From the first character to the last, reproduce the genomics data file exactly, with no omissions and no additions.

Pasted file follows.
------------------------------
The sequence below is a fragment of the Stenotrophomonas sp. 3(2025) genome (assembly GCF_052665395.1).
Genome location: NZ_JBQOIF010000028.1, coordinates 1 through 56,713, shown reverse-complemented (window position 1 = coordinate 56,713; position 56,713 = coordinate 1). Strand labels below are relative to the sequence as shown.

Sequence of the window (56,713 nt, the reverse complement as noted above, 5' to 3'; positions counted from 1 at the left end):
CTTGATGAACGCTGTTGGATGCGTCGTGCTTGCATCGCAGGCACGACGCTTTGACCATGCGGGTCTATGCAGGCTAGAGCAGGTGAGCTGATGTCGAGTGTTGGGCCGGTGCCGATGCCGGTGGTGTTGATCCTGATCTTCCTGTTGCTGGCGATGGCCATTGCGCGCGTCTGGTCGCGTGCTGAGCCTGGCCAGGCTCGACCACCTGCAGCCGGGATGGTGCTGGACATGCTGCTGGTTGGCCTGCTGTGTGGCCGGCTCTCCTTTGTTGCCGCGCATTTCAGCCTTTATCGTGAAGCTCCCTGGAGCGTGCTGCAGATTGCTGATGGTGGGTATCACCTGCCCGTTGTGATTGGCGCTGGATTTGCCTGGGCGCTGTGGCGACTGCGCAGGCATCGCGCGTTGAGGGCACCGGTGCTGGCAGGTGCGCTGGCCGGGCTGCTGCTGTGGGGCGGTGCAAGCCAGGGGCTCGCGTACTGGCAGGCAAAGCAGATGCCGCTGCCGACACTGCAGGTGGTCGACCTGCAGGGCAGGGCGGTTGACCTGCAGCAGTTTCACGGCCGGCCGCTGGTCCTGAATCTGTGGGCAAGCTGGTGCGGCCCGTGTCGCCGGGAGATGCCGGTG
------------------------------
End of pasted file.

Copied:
The sequence below is a fragment of the Stenotrophomonas sp. 3(2025) genome (assembly GCF_052665395.1).
Genome location: NZ_JBQOIF010000028.1, coordinates 1 through 56,713, shown reverse-complemented (window position 1 = coordinate 56,713; position 56,713 = coordinate 1). Strand labels below are relative to the sequence as shown.

Sequence of the window (56,713 nt, the reverse complement as noted above, 5' to 3'; positions counted from 1 at the left end):
CTTGATGAACGCTGTTGGATGCGTCGTGCTTGCATCGCAGGCACGACGCTTTGACCATGCGGGTCTATGCAGGCTAGAGCAGGTGAGCTGATGTCGAGTGTTGGGCCGGTGCCGATGCCGGTGGTGTTGATCCTGATCTTCCTGTTGCTGGCGATGGCCATTGCGCGCGTCTGGTCGCGTGCTGAGCCTGGCCAGGCTCGACCACCTGCAGCCGGGATGGTGCTGGACATGCTGCTGGTTGGCCTGCTGTGTGGCCGGCTCTCCTTTGTTGCCGCGCATTTCAGCCTTTATCGTGAAGCTCCCTGGAGCGTGCTGCAGATTGCTGATGGTGGGTATCACCTGCCCGTTGTGATTGGCGCTGGATTTGCCTGGGCGCTGTGGCGACTGCGCAGGCATCGCGCGTTGAGGGCACCGGTGCTGGCAGGTGCGCTGGCCGGGCTGCTGCTGTGGGGCGGTGCAAGCCAGGGGCTCGCGTACTGGCAGGCAAAGCAGATGCCGCTGCCGACACTGCAGGTGGTCGACCTGCAGGGCAGGGCGGTTGACCTGCAGCAGTTTCACGGCCGGCCGCTGGTCCTGAATCTGTGGGCAAGCTGGTGCGGCCCGTGTCGCCGGGAGATGCCGGTG